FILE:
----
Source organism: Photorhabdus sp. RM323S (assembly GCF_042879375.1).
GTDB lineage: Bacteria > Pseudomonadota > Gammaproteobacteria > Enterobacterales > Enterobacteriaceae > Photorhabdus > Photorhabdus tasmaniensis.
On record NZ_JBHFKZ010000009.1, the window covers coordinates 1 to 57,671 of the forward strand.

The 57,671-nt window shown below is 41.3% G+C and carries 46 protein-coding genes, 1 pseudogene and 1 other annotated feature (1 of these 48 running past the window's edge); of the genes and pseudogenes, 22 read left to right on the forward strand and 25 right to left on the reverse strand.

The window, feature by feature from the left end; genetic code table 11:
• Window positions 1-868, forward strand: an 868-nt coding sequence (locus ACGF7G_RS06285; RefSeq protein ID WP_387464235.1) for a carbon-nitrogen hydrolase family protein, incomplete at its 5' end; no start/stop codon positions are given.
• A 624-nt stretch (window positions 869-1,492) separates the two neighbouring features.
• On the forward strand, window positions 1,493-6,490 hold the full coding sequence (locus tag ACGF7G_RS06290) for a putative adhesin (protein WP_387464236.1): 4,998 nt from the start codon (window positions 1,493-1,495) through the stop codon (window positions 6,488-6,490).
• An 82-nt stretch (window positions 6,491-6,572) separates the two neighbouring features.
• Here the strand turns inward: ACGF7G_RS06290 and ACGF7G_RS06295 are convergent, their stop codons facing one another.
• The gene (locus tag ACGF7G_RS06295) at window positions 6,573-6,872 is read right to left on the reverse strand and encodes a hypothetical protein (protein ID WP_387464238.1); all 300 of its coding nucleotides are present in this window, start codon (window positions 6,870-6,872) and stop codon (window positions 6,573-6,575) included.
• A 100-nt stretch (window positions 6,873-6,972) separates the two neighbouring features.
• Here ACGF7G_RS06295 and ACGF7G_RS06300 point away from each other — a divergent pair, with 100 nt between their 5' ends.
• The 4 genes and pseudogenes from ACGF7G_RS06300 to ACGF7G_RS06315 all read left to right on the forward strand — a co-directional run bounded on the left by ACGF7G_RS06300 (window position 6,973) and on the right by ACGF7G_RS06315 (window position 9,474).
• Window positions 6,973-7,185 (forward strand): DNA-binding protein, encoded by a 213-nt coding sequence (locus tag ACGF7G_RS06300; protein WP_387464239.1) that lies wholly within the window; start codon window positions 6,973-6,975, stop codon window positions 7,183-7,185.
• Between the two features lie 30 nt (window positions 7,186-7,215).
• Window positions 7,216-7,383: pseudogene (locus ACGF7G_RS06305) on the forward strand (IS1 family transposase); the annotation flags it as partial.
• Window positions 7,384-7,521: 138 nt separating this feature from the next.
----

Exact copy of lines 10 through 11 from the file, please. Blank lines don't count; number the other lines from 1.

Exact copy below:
• Here the strand turns inward: ACGF7G_RS06290 and ACGF7G_RS06295 are convergent, their stop codons facing one another.
• The gene (locus tag ACGF7G_RS06295) at window positions 6,573-6,872 is read right to left on the reverse strand and encodes a hypothetical protein (protein ID WP_387464238.1); all 300 of its coding nucleotides are present in this window, start codon (window positions 6,870-6,872) and stop codon (window positions 6,573-6,575) included.